String to integer tuple API

Background

I want to convert a String to an integer. To this extent I know I can use one of the two following functions:

  1. String.to_integer
  2. Integer.parse

My concern

My concern here is the API. With option 1 if the string is invalid, it will just raise an exception and explode. This is not very elixiry as it forces me down to a try/rescue approach.

So the alternative would be option 2. Except the API for this function is rather inconsistent. Sometimes it will return :error other times it will just explode. Quite literally, I do not know what to expect, so I still need to use a try/rescue here as well.

Question

My objective is to have a parsing function that returns a tagged tuple for the errors. Something among the lines of {:error, reason}. Now, I know I can easily create one, but I was wondering if there is a function in Elixir that already does this.

Is there any parse function in Elixir that already returns tagged tupples when parsing data?

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For 1. I disagree with you, I consider it perfectly elixiry. The function is for data that you know can be parsed as an integer. You should not use it for unknown inputs. The documentation is pretty clear

string must be the string representation of an integer. Otherwise, an ArgumentError will be raised. If you want to parse a string that may contain an ill-formatted integer, use Integer.parse/1 .

What makes Integer.parse explode? It should give you either a tuple of number and remainder or :error.

Ah, I see it raises if you give it an invalid base, not because you give it an invalid string input.

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If there can be at least one digit be parsed to the given base, you’ll get {integer, rest}, :error otherwise, rasie should only happen if the base is invalid.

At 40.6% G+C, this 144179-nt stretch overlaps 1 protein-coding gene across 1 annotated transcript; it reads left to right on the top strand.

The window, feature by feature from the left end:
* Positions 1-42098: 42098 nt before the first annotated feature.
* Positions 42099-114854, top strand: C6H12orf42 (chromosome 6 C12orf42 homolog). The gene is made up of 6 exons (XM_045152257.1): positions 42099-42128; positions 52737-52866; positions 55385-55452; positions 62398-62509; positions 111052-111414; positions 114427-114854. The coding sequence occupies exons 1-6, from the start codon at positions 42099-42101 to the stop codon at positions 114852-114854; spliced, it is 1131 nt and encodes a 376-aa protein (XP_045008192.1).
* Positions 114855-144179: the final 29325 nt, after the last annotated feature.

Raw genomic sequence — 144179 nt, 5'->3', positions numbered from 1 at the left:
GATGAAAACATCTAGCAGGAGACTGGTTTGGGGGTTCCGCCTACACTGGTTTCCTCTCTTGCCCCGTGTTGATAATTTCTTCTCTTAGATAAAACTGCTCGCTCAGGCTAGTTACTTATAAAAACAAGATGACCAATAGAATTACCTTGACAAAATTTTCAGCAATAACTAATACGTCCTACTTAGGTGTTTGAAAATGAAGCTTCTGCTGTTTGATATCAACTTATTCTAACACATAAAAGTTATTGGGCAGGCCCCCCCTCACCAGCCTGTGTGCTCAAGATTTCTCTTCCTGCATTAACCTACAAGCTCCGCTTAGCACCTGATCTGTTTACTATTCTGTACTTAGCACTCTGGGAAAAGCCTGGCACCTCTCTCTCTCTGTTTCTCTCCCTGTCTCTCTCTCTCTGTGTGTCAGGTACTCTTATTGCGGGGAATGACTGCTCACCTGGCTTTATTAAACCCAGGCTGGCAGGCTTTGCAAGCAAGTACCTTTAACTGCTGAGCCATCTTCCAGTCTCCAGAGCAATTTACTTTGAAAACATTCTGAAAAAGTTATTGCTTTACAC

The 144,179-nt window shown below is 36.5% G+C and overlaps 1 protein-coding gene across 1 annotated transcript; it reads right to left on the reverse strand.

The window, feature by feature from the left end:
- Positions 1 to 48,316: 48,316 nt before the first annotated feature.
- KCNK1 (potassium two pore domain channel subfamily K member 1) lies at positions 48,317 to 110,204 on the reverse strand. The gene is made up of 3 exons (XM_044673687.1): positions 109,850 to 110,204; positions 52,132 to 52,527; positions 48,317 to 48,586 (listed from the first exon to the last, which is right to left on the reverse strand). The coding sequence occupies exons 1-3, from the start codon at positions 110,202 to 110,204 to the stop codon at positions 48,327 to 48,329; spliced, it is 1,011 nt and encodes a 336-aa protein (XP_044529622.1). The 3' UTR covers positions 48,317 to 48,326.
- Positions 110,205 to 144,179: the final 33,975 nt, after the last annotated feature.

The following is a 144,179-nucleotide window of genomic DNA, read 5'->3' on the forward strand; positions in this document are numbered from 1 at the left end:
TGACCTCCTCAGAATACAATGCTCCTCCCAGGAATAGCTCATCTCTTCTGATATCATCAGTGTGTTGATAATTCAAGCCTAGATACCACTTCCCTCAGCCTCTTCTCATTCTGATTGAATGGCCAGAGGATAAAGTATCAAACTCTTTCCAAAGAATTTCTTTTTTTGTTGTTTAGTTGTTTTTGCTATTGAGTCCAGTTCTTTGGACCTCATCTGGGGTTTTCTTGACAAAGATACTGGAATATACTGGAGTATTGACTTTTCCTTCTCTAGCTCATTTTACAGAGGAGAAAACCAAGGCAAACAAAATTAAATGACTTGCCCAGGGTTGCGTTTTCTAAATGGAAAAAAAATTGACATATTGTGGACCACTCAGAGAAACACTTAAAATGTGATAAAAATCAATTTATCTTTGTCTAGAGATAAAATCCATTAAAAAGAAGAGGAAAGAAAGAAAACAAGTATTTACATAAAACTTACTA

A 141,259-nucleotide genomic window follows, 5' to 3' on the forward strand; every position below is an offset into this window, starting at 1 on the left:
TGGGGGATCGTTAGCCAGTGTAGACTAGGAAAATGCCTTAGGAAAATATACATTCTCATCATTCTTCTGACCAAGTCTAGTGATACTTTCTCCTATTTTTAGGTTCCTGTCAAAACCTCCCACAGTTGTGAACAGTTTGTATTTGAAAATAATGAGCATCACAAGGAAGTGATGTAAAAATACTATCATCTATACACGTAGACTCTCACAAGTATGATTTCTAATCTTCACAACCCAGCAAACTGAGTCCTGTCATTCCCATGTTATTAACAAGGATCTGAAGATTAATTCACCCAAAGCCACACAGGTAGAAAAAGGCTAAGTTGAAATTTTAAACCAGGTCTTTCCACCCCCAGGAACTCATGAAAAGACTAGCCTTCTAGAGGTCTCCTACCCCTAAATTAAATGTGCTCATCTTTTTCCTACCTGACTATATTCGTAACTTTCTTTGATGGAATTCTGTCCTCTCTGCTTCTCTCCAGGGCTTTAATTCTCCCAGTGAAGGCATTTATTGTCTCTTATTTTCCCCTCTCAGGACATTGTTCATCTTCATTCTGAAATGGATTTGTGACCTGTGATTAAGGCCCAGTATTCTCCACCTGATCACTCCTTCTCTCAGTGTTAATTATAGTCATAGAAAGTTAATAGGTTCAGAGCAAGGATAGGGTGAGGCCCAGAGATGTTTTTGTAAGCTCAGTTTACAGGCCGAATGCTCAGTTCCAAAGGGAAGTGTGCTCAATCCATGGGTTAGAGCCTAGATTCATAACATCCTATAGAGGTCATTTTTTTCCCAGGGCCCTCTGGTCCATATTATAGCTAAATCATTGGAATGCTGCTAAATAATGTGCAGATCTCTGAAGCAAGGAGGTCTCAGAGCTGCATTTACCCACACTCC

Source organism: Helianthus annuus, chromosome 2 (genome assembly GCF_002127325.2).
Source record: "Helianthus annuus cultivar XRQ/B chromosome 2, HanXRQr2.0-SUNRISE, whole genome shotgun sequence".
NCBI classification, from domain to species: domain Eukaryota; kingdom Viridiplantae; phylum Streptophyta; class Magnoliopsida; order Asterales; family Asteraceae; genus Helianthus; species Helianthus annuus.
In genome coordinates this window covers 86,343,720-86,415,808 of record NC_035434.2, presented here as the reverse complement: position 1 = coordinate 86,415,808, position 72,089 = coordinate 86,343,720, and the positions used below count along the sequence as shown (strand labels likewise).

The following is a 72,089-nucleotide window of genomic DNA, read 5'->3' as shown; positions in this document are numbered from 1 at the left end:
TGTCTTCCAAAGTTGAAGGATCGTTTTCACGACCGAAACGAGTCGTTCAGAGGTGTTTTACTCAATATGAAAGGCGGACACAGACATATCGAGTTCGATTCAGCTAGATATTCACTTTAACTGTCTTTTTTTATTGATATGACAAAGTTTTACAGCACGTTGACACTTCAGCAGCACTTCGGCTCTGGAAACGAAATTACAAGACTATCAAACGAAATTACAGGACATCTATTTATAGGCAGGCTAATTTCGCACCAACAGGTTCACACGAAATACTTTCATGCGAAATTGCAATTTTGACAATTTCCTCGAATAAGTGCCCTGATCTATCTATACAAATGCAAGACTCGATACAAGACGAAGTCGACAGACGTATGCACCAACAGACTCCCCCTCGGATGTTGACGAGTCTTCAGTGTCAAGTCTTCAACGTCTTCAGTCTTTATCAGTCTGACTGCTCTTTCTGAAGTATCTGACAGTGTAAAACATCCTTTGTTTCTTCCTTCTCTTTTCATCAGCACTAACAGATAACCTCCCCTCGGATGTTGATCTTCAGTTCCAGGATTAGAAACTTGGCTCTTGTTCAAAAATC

case Integer.parse(str) do
  {num, ""} -> {:ok, num}
  {_, rest} -> {:error, :unparsable}
  :error -> {:error, :unparsable}
end

I respect your opinion, but I would like to direct you to the official Elixir documentation, in specific to this part:

In Elixir, we avoid using try/rescue because we don’t use errors for control flow . We take errors literally: they are reserved for unexpected and/or exceptional situations.

Source: https://elixir-lang.org/getting-started/try-catch-and-rescue.html#errors

I am aware of this. My objective here is to find out if there is a parsing function in Elixir that doesn’t throw and always returns a tagged tupple. I understand this is not the case, correct?

There is none, but you can easily wrap yourself, as I have shown in my code example.

I believe you’re misunderstanding the intent of that paragraph. It is correct that errors are not used as control flow, and that’s why the function explicitly says “must be the string representation of an integer”. The paragraph supports this, you shouldn’t wrap String.to_integer in a try. That’s the intent of the paragraph, not that errors are not used at all. Rather they should be used for “unexpected and/or exceptional situations”, such as someone passing "hello" to String.to_integer. Just like it should raise if it is passed :potato.

Elixir consistently raises ArgumentError for invalid inputs in the cases where the input doesn’t make sense at all.

Another great example of this is of course Integer.parse, which accepts any string, because it’s made specifically for unknown string inputs, while it throws an ArgumentError if the base is incorrect.

Digging deeper into the Elixir source can be helpful here, where you’ll find lots of instances of raising ArgumentError (there are also other errors used regularly, like KeyError)

5 Likes

Will you really allow user to specify base? Or you will really use base over 36? In general almost all Elixir functions can throw when passed incorrect arguments. Do you also want to prevent situation when someone passes atom to Enum.reverse/1?

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I have a related question.

(Well, I think it might be related; I’m a novice and everything’s possible. :smile: )

I see that Elixir’s naming conventions discuss the trailing-bang:

A trailing bang (exclamation mark) signifies a function or macro where failure cases raise an exception.

Many functions come in pairs, such as File.read/1 and File.read!/1 . File.read/1 will return a success or failure tuple, whereas File.read!/1 will return a plain value or else raise an exception…

So, in a parallel Elixir universe, could Integer.parse not exist and instead we’d have both String.to_integer and String.to_integer!?

EDIT: hmm, maybe that parallel universe would actually be a pain; I overlooked the fact that Integer.parse accounts for remainder_of_binary and String.to_integer doesn’t.

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